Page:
Palo Alto's political luminaries, activists and residents packed into St. Albert the Great Church Thursday afternoon to celebrate the life and mourn the loss of Gary Fazzino, a former mayor whose encyclopedic knowledge and unconditional love for the city have become the stuff of local legend.
Fazzino died on Oct. 30 at the age of 60 after a two-and-a-half year battle with cancer. His influence and popularity were in full evidence at the Thursday memorial, where a large crowd gathered to share their memories and recollect anecdotes from his life. The somber atmosphere was punctuated by moments of humor as friends remembered Fazzino's quirky and singular habits: waking up at 4:30 a.m. and driving around Los Angeles to find a telecast of an English soccer game; his ability to remember every American top song (and even the runner-up hit); and his capacity for delving into any subject, however esoteric, and quickly becoming an expert in the field.
State Sen. Joe Simitian, Fazzino's friend for 45 years, was among the speakers who eulogized Fazzino on the rainy afternoon. And while he acknowledged the tragic circumstance that prompted the gathering, he also said his friend would find plenty of reasons to smile as he observes the memorial. Fazzino, he said, would probably be figuring out what the headline would say the next morning, Simitian said. He'd probably be thinking of something like: "Fazzino farewell packs Palo Alto pantheon," Simitian said.
Simitian, whose was in Fazzino's class in Palo Alto High School and whose career in local political dovetailed with Fazzino's, called his friend "a bit apart" and "certainly one of a kind." He remembered Fazzino as "the only teenage boy who was reading Romantic poets" and listening to Al Jolson and Eddie Cantor while others were preoccupied with acid rock.
"He was the only friend I had who had a generation gap with his own generation," Simitian said.
He also talked about Fazzino's "compelling desire to chronicle not only events of the wider world but also his own life." Fazzino kept a journal since his teenage years in which he jotted down the day's events. At the end of the year, he would choose his best day of the year, worst day of the year, best week, worst week and person of the year (Robert Kennedy won one year; Romantic poets John Keats and Percy Shelley shared the honor another year; Simitian also took the award at one point).
Fazzino's love for Palo Alto was famous, at times bordering on chauvinism. When Redwood City's Chamber of Commerce ran a campaign with a slogan, "Shop in Redwood City. Palo Alto without the attitude," Fazzino was quick to respond with his own take on the slogan, changing the last line to, "Palo Alto without the customers." And when a phone company was trying to put together a "Greater Palo Alto" phone book that included neighboring communities (much to those communities' chagrin), Fazzino's only quibble with the project was that "Greater Palo Alto" is "so obviously redundant," Simitian said.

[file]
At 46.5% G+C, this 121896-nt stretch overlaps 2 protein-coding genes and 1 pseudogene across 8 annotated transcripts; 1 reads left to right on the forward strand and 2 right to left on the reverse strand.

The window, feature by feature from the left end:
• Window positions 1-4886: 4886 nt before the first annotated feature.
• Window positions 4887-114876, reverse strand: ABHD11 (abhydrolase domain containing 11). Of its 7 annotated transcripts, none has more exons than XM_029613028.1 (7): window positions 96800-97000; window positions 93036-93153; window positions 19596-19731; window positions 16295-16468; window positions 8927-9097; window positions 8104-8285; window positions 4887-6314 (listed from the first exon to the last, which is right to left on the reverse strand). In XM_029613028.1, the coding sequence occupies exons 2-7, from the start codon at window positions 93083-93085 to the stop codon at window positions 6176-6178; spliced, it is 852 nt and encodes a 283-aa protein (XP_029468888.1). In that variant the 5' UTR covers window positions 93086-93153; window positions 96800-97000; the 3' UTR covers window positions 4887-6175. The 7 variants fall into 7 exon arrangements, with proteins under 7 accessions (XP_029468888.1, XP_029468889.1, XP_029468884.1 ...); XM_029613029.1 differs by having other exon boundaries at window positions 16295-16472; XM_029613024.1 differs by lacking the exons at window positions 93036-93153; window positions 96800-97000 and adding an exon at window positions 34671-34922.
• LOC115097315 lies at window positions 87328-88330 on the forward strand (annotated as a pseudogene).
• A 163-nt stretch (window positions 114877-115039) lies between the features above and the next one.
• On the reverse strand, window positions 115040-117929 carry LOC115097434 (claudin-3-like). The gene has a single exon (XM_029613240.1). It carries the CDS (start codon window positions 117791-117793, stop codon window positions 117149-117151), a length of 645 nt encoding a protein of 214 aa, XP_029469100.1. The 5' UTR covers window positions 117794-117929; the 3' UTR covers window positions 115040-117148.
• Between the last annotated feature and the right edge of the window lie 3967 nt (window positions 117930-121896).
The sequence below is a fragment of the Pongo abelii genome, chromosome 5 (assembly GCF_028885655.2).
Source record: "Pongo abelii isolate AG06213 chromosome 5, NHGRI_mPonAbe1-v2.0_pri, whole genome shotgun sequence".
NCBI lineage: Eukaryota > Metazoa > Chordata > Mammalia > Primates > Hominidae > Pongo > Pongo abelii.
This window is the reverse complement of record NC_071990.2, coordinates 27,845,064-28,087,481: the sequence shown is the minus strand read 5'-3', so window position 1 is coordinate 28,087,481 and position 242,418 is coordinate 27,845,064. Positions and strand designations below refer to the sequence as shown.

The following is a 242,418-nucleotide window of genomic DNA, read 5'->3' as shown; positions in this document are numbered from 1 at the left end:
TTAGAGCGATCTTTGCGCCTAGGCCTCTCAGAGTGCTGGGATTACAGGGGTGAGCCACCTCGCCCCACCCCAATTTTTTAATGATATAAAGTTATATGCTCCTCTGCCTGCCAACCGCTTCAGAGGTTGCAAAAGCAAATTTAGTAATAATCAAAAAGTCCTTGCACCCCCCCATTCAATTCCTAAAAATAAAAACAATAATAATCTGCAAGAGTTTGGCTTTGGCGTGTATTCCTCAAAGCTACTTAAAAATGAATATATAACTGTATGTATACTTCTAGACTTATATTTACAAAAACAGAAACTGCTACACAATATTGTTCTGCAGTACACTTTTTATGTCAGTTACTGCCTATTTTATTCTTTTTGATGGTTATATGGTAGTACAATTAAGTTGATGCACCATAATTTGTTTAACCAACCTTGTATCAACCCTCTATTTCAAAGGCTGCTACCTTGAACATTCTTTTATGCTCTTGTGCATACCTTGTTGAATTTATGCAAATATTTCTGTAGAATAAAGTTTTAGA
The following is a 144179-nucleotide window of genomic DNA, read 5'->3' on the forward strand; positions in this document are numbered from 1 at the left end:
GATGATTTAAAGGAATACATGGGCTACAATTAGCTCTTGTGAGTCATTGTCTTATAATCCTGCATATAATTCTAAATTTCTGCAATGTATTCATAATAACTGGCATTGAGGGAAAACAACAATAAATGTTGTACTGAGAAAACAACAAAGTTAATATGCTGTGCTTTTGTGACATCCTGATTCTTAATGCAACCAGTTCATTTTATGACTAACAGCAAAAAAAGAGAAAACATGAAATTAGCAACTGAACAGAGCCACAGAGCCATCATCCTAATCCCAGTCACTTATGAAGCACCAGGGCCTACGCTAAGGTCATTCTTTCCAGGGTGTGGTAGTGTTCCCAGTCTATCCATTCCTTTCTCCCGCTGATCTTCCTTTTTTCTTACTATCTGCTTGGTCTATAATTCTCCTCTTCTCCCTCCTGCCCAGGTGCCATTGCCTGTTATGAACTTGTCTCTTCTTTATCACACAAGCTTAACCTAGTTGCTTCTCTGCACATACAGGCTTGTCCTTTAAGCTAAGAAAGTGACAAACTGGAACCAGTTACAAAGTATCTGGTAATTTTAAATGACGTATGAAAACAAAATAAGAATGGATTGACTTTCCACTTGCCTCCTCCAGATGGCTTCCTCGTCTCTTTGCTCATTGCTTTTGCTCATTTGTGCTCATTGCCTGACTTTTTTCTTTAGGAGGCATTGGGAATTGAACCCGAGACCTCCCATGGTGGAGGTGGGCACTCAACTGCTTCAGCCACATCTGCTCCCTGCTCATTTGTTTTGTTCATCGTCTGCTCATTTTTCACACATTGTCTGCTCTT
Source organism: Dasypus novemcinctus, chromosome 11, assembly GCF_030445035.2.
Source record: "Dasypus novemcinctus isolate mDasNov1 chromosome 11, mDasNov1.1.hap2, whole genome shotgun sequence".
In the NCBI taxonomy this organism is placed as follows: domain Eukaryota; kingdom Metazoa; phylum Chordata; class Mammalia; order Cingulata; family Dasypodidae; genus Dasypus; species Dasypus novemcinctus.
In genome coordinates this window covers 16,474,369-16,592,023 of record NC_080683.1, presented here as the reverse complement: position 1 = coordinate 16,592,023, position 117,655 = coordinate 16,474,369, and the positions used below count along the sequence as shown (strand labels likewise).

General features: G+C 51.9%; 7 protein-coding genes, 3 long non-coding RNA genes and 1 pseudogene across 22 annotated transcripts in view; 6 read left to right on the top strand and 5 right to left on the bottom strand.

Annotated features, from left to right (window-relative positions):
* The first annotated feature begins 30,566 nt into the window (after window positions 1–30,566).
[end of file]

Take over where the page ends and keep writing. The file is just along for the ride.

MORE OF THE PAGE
Fazzino's interests were famously wide-ranging, encompassing Palo Alto's political history (on which he was the city's foremost expert), the Boston Red Sox, English soccer and theology. He could fluently talk about medieval popes or political trends in some obscure nation or state. Simitian recalls once receiving the prison diaries of Ho Chi Minh from Fazzino as a Christmas present. U.S. Rep. Anna Eshoo, a close friend of Fazzino, also remarked on his amazing curiosity and knowledge. She read a letter to Fazzino that she composed after he passed away.
"Thank you for showing us how to see the wonder in the world," Eshoo read.
Others also spoke about Fazzino's unparalleled capacity to absorb knowledge and bring people together. Jay Gellert, CEO of Health Net and Fazzino's long-time friend, recalled the time Fazzino visited him in Los Angeles and woke him up at 4:30 a.m. because he couldn't get the Manchester United vs. Arsenal game on pay-per-view. He and Gellert ended up driving around until they found a bar where the game was televised. By the end of the game, he was the life of the party, "bringing people together with his love for soccer," Gellert said.
Gellert called Fazzino a "throwback" to an earlier time. In an era of "digital friendships," he only knew "kindred spirits." Fazzino's passion for politics rivaled his love for soccer. He joined the City Council in 1977, at the age of 24, and remained involved in the political game long after his council tenure expired. Gellert said that it wasn't the poll numbers or the pundits who got Fazzino excited but the human element of the process watching the winning candidate give his victory speech and watching the losing candidate concede.
"He truly believed this process was about bringing people together in trust and good faith," Gellert said.
Fazzino's widow, Annette, paid tribute to his generous nature and his tendency to surprise her and their two 5-year-old children with books, trips and experiences. Though his accomplishments were many, his proudest achievement was being a father, she said. In his last few days of life, the children vied for the opportunity to carry their father's tray, she said. The program for the memorial service features a cover photo of Fazzino walking his children to school, one hand clasping Julia's hand and the other clasping Matthew's.
But, as many testified, his generous nature extended far beyond family.
"I've never heard him speak an unkind word about anyone," Annette Fazzino said. "He built people up. He never tore them down."
She asked those in attendance to help her children keep the memories of their fathers alive by sharing stories with them of his life and legacy,
"Our hearts are broken, yet we are faithful, we are strong and we are resilient," she said.